Preview and Post are code within a page. A link is just a link. I assume when I click on a link, the browser compares some type of header info from the server with the page in cache, like timestamp, or alternatively sends some info from the cached page, relying on the server to send either the updated page or a "no need" msg . How would this work for revisiting a page? Wouldn't it download the whole thing? I suppose one way out is to leave whatever information is compared as static and simply have an 'Update' button on the (cached) page?
posted by daksya at 6:46 AM on February 8, 2005

In late 2003 this was discussed for MeFi - I even still have the mock page I threw together here (write comment, preview, repeat) - the main issue missing from mine is the "on preview" phenomenon, where posts get added while you're writing. Still quite do-able. I think this landed on the stack of Matt's to-possibly-do MeFi pile.
posted by kokogiak at 6:54 AM on February 8, 2005

Apparently the magic underlying this and many similar tricks, like Google Suggest and (which predates Google Maps) is XMLHttpRequest. I don't know much more about it than that--I read about it here and there. But that should help get you started.
posted by adamrice at 7:00 AM on February 8, 2005

Check out Kuro5hin, it has done something similar to this for years. Read a story and choose "dynamic threaded" for the comments style. Then it will show all the top level messages, and you can click to expand one to follow a thread.

Roller Blog has a similar hidden comments feature. Check out this blog for an example.
posted by gus at 7:03 AM on February 8, 2005

The "cheap" way to do this is to add an iframe to the preview page, that contains a link to the full previous page. In theory the browser should pull the full page out of the cache, saving any hits.

It works well enough.
posted by smackfu at 7:07 AM on February 8, 2005

There's a WordPress plug-in (I use it on my blog) that provides live preview, saving that unnecessary reload that comes of hitting that preview button. I intend to implement something similar on all of my sites.
posted by waldo at 8:02 AM on February 8, 2005

Response by poster: Never rely on browser cache.

Come to think of it, yeah. What if comments are deleted, but I suppose even that can be managed.

Is anyone out there developing a modular object-oriented web document format?
posted by daksya at 8:03 AM on February 8, 2005

Although I am not a programming guru, the first thing that came to mind was memcached. It's what LiveJournal and other sites with many users and insane request-rates use to speed up response times while reducing bandwidth usage.

From the about page:
memcached is a high-performance, distributed memory object caching system, generic in nature, but intended for use in speeding up dynamic web applications by alleviating database load.
If that sounds like what you're looking for, check it out.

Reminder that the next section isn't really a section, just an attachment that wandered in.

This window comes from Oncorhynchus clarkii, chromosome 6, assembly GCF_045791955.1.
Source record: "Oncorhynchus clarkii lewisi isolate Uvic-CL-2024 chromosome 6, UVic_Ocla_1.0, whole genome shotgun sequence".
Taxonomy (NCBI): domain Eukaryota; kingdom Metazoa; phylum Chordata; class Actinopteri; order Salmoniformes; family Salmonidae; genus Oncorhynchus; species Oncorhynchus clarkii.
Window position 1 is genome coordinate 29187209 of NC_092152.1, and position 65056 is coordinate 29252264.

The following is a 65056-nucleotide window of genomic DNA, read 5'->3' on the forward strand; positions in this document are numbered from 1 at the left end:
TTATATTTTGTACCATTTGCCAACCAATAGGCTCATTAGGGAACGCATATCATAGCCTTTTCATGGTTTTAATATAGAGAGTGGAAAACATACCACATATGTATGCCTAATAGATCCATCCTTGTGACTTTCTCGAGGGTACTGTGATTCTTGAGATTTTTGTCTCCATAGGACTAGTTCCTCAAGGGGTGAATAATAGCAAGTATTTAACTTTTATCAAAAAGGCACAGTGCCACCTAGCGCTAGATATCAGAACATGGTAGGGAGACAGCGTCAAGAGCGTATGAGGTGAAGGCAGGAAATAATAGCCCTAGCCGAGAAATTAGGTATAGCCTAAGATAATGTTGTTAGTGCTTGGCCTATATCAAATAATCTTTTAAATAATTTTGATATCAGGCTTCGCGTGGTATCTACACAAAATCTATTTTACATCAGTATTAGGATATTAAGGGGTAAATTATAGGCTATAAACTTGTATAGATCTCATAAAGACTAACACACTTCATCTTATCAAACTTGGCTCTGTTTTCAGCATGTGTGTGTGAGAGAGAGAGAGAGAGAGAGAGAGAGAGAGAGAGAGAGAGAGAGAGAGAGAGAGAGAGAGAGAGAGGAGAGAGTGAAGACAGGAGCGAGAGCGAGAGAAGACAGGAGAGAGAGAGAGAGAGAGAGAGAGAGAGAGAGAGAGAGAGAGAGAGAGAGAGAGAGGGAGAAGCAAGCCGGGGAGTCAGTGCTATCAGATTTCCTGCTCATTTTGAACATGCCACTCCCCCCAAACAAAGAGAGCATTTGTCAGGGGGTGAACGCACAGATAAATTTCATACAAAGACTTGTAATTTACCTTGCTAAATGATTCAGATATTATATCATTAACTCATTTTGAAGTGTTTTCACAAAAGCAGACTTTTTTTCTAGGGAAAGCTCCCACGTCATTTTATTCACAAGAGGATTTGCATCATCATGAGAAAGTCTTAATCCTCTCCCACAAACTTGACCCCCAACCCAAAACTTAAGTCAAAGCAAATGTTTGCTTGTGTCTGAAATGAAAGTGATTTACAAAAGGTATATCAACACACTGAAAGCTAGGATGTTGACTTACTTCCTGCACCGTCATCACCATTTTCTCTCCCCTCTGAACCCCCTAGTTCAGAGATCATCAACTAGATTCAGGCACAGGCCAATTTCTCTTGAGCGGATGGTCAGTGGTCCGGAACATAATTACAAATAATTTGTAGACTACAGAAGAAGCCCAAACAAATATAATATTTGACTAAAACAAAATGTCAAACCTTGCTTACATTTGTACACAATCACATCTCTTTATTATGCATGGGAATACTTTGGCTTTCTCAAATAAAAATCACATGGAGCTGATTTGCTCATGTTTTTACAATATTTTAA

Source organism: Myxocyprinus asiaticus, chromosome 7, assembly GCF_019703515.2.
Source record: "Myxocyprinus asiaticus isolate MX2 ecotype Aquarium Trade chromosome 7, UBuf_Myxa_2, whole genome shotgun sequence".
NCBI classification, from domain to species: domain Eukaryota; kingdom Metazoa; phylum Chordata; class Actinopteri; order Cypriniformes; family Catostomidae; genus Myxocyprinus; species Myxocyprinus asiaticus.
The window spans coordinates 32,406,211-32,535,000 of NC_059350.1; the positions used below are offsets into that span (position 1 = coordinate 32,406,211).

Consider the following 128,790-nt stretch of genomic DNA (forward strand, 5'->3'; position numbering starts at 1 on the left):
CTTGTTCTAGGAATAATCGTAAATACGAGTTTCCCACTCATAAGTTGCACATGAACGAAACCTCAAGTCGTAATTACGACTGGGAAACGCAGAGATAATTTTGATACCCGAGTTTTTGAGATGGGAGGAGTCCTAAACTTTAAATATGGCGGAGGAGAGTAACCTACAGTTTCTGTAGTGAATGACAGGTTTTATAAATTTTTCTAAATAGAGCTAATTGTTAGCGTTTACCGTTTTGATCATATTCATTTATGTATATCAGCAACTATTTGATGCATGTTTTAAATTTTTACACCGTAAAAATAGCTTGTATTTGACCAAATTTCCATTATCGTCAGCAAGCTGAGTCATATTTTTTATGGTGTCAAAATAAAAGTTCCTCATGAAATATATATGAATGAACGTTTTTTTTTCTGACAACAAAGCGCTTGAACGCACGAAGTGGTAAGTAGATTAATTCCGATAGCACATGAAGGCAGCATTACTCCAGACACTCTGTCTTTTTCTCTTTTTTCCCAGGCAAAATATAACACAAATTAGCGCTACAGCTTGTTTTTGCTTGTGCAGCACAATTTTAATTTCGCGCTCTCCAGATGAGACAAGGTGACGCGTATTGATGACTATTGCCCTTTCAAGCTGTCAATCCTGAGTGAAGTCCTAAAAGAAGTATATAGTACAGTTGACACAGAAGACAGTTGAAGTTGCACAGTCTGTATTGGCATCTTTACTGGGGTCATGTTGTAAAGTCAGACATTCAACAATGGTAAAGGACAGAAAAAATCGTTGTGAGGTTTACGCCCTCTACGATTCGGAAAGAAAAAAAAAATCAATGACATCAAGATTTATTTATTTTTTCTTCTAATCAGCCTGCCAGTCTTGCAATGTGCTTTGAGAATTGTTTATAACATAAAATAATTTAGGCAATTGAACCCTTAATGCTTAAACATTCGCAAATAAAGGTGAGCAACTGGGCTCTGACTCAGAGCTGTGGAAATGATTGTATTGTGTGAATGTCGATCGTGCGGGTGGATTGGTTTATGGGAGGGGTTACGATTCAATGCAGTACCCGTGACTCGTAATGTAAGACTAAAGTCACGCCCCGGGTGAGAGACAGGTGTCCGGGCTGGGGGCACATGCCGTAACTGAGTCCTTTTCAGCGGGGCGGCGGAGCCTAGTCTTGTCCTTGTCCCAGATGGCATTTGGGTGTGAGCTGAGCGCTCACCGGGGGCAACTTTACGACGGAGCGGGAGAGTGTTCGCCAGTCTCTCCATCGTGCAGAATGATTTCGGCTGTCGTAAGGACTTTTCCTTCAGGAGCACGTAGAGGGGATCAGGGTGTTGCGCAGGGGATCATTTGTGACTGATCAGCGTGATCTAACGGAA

posted by ElfWord at 9:16 AM on February 8, 2005

Memcached is server-side, though. LiveJournal still resends the whole page when you post a new comment. Memcached just lets them resend the page without another database call.
posted by nebulawindphone at 10:44 AM on February 8, 2005

ElfWord, memcached isn't what we're looking for in this situation. What memcached does is cache database queries so that the webserver can access the results of those queries without having to do another (more expensive) query. But it has nothing to do with getting that data to the client's webbrowser.

Or, said another way, memcached is designed to save CPU cycles, and has no effect on bandwidth, or the data transferred between server and client.

The problem we have is that we want the client to say "I've read up to comment n. Send me everything after that, but not the stuff you've already sent." For that, we need something on the client, such as some kind of javascript diff, or even better, clients and servers that support RFC 3229.

OP: Or what nebulawindphone said.
posted by cactus at 11:06 AM on February 8, 2005

re: preview, post, preview, post cycle....

Comment Live Preview would do this for you.
See it in action on a newer page.
posted by seanyboy at 4:34 PM on February 8, 2005

I had the same idea back when I played with JSRS which does client-server scripting for *all* browser engines. I didn't implement it, mostly because I figured that the scarce resource in a CMS/blog-type system is the underlying database spitting out the forum pages, not piping the HTML over the network: a live-update feature would mean that you would have to ask the DB to send back the new comments for a thread since the last post you have in the current "view" of that thread. Well, that translates to a specific SQL command in the back-end. Now, look at this new situation from the DB server's point of view: without dynamic updates the DB server sees a lot of SQL requests that are *exactly* identical: "send me all comments for this thread that you currently have". With dynamic updates the DB is seeing a bunch of *different* queries that must be examined separately. The first situation is much, much easier to optimize (i.e. keep in memory-cache) for the DB server. But I could be wrong, this needs to be smoke-tested to be answered conclusively.
posted by costas at 7:45 PM on February 8, 2005

Response by poster: Thanks, everyone.
posted by daksya at 6:14 AM on February 9, 2005